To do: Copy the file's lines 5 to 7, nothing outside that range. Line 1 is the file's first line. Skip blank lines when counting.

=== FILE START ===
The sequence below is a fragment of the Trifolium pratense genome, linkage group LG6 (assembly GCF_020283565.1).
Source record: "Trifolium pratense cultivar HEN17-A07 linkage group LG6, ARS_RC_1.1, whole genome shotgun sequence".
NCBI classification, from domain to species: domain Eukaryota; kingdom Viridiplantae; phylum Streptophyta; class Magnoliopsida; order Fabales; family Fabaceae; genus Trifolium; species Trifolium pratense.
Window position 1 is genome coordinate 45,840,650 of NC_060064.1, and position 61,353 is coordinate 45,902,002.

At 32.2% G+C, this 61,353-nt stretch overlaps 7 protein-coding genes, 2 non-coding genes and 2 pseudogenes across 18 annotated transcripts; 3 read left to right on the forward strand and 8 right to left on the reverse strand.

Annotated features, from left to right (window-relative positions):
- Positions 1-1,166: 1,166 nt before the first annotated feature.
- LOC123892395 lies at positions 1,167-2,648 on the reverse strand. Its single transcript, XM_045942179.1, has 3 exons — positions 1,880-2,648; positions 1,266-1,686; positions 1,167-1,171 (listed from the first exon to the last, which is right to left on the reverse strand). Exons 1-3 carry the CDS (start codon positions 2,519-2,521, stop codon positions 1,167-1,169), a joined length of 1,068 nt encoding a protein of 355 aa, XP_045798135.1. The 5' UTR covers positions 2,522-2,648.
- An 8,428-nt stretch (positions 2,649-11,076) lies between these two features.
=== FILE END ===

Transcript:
At 32.2% G+C, this 61,353-nt stretch overlaps 7 protein-coding genes, 2 non-coding genes and 2 pseudogenes across 18 annotated transcripts; 3 read left to right on the forward strand and 8 right to left on the reverse strand.

Annotated features, from left to right (window-relative positions):
- Positions 1-1,166: 1,166 nt before the first annotated feature.